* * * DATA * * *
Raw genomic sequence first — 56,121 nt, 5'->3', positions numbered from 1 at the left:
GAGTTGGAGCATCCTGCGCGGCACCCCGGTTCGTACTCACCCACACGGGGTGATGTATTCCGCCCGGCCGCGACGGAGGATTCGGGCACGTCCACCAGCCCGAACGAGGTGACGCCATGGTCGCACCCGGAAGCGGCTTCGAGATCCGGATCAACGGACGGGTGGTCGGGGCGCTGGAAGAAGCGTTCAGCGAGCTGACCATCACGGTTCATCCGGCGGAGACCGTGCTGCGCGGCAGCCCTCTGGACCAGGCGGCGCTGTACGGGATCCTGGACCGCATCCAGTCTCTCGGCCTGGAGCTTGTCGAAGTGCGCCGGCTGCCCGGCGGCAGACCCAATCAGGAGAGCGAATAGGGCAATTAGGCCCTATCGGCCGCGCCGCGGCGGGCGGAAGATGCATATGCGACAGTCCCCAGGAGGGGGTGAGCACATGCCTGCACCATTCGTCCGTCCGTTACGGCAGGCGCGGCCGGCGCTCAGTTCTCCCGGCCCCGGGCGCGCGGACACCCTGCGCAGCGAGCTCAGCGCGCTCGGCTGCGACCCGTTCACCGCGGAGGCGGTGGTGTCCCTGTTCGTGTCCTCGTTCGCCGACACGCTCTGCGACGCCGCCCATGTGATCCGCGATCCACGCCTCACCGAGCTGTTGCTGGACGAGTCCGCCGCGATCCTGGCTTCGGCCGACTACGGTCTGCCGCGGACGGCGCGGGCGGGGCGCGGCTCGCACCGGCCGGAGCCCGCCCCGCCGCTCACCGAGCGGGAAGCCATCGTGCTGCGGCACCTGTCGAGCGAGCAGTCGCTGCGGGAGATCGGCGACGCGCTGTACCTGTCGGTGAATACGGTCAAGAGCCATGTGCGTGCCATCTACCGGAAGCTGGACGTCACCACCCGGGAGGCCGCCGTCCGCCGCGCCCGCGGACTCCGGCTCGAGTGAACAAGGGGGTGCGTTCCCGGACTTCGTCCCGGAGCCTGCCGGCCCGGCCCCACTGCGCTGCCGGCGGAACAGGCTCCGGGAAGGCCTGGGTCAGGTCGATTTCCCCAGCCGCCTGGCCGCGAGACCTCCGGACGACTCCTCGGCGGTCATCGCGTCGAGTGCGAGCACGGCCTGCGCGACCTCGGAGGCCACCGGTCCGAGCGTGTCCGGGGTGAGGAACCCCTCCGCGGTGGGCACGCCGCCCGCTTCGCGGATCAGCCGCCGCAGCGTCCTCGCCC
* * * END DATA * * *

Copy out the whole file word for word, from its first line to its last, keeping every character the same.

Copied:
Raw genomic sequence first — 56,121 nt, 5'->3', positions numbered from 1 at the left:
GAGTTGGAGCATCCTGCGCGGCACCCCGGTTCGTACTCACCCACACGGGGTGATGTATTCCGCCCGGCCGCGACGGAGGATTCGGGCACGTCCACCAGCCCGAACGAGGTGACGCCATGGTCGCACCCGGAAGCGGCTTCGAGATCCGGATCAACGGACGGGTGGTCGGGGCGCTGGAAGAAGCGTTCAGCGAGCTGACCATCACGGTTCATCCGGCGGAGACCGTGCTGCGCGGCAGCCCTCTGGACCAGGCGGCGCTGTACGGGATCCTGGACCGCATCCAGTCTCTCGGCCTGGAGCTTGTCGAAGTGCGCCGGCTGCCCGGCGGCAGACCCAATCAGGAGAGCGAATAGGGCAATTAGGCCCTATCGGCCGCGCCGCGGCGGGCGGAAGATGCATATGCGACAGTCCCCAGGAGGGGGTGAGCACATGCCTGCACCATTCGTCCGTCCGTTACGGCAGGCGCGGCCGGCGCTCAGTTCTCCCGGCCCCGGGCGCGCGGACACCCTGCGCAGCGAGCTCAGCGCGCTCGGCTGCGACCCGTTCACCGCGGAGGCGGTGGTGTCCCTGTTCGTGTCCTCGTTCGCCGACACGCTCTGCGACGCCGCCCATGTGATCCGCGATCCACGCCTCACCGAGCTGTTGCTGGACGAGTCCGCCGCGATCCTGGCTTCGGCCGACTACGGTCTGCCGCGGACGGCGCGGGCGGGGCGCGGCTCGCACCGGCCGGAGCCCGCCCCGCCGCTCACCGAGCGGGAAGCCATCGTGCTGCGGCACCTGTCGAGCGAGCAGTCGCTGCGGGAGATCGGCGACGCGCTGTACCTGTCGGTGAATACGGTCAAGAGCCATGTGCGTGCCATCTACCGGAAGCTGGACGTCACCACCCGGGAGGCCGCCGTCCGCCGCGCCCGCGGACTCCGGCTCGAGTGAACAAGGGGGTGCGTTCCCGGACTTCGTCCCGGAGCCTGCCGGCCCGGCCCCACTGCGCTGCCGGCGGAACAGGCTCCGGGAAGGCCTGGGTCAGGTCGATTTCCCCAGCCGCCTGGCCGCGAGACCTCCGGACGACTCCTCGGCGGTCATCGCGTCGAGTGCGAGCACGGCCTGCGCGACCTCGGAGGCCACCGGTCCGAGCGTGTCCGGGGTGAGGAACCCCTCCGCGGTGGGCACGCCGCCCGCTTCGCGGATCAGCCGCCGCAGCGTCCTCGCCC